14 Ottobre 2021 alle 15:07 #146971FMoriggiPartecipante
Hi, I need to share user accounts between a Movicon 11.6 project, running as a Windows service on a virtual server, and three Movicon 11.6 client projects, running on three different physical computers connected to the same network.
I’ve shared the folder with the .rtusers and .rtusers_ files of the server and set the full network path (\\pifms\utenze\srv_am1208.rtusers) in the property “Runtime User Files” of each client project.
User management from any remote client (login, creation, deletion, editing) works fine for days, sometimes weeks, projects can be closed, computers restarted many times, until something suddendly causes the deletion of both the files in the shared directory and no user is allowed to log in the software anymore, anywhere.
The only solution I have found so far is to manually recreate those files in the shared directory or restore them from a previous backup file but this can’t be accepted in a production environment.
It seems to me that something deletes the files when a client project shuts down but there is no custom code that addresses such files in our Movicon projects and there is nothing in Windows set to automatically delete files on a network share (also, there is no trace in any log about this).
Has any of you ever experienced anything similar before or has any suggestion on what could I check or do to prevent Movicon(?) from deleting those files?
Thanks to whoever could help,
Fabio18 Ottobre 2021 alle 16:21 #146982MODERATORAmministratore del forum
Very strange and anomalous behavior.
Reading the email makes me think of a particular problem in your infrastructure, a network loss in case the file is edited or saved could compromise it but I don’t think delete it.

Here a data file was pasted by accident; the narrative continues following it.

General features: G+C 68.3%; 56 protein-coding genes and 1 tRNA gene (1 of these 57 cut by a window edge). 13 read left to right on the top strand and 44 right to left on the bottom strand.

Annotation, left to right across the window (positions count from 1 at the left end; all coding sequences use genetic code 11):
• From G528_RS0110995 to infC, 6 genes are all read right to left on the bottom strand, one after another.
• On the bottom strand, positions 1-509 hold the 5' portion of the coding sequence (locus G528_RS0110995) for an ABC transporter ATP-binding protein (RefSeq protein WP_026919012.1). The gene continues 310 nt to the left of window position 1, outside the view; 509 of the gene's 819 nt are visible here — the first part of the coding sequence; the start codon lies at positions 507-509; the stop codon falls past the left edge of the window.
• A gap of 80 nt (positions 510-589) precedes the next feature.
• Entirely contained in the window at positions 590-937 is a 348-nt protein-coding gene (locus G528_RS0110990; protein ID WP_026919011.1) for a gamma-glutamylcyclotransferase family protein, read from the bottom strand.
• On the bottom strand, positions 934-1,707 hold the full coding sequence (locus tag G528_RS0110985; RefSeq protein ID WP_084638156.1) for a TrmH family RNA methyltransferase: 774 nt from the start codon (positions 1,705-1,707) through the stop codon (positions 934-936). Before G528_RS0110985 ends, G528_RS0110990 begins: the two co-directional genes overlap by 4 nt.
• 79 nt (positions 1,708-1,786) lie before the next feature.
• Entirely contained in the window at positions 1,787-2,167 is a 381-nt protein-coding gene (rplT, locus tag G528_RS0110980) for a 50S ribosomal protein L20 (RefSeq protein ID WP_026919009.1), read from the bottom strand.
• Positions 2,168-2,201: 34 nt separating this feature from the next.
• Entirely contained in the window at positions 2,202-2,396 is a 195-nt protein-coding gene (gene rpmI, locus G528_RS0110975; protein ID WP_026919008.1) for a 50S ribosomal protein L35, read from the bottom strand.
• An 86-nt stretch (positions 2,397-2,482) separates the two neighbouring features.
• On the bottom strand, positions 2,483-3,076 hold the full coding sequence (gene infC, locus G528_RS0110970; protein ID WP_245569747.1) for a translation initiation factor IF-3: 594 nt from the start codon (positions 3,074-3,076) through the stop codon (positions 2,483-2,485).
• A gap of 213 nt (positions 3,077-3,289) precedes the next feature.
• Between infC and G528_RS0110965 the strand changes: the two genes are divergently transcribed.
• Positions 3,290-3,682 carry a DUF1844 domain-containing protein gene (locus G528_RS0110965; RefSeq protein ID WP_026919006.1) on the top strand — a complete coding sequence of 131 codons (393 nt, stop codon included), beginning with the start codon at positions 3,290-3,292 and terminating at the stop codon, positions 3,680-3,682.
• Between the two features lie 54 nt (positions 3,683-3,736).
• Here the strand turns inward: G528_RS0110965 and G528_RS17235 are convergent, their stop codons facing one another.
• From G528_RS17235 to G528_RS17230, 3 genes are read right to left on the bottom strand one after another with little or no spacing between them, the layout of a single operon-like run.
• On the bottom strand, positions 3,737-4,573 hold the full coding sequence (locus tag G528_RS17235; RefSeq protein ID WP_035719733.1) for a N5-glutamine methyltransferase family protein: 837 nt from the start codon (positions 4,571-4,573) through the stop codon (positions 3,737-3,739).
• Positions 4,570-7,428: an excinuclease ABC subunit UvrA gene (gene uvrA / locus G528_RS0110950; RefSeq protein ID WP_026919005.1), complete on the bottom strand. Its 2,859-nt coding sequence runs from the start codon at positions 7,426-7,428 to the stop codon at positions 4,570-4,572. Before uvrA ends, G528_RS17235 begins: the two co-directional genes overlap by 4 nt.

Can you reproduce the problem with a test environment?
Check if you are running with admin right on al the Movicon instances
When the runtime user file is placed in a network path, the folder in which this file has been saved must be enabled to access various clients. In addition, when projects run in a machine outside the domain, the “.uxp” file in which Movicon saves modified passwords, must be enabled with anonymous access.
Best Regards19 Ottobre 2021 alle 10:52 #146994FMoriggiPartecipante
Hello and thank you for your reply.
The system is installed at a customer site so I have little if no control on the IT configuration, internal domain policies and rules.
We’re using that same architecture in different customer sites so far and, except a similar problem caused by a bug in a past build of Movicon 11.5 (solved by updating it from version 1181 to 1185.1), they all work smoothly, though this is the first 11.6.1203 we have used.
I confirm all movicon executables are running as administrator, everywhere, and so far there is no limitation for the shared folder permissions. I tried to set a ‘Deny Delete’ rule on the .rtusers file properties but it gets deleted anyway and, as being in a network share, the file doesn’t appear in any windows recycle bin.
Users are logging in Movicon using their domain accounts, so there are no passwords stored in the system and I didn’t see any ‘.uxp’ file so far.
I tried to recreate the problem in a test environment and also at the customer site but, of course, it never happened under my sight.
Plus, I did set the same shared path in the ‘Network user Path’ property of the projects (under Project Path Settings), thinking to get some logging from the clients but still, no log file was ever written (i know it sounds silly but… could it be that this logging property empties the folder from time to time?).
Yesterday I’ve set a trace in the local policies of the operative system of the server, to track whatever changes the content or the properties of the files in the shared folder, then restored the files from the latest backup. I saw this working, catching manual deletion of the files and user data changes from the Movicon User Editor programs of all the clients so, it seems now I only have to wait for the issue to happen again (patiently waiting behind a bush 😉 )
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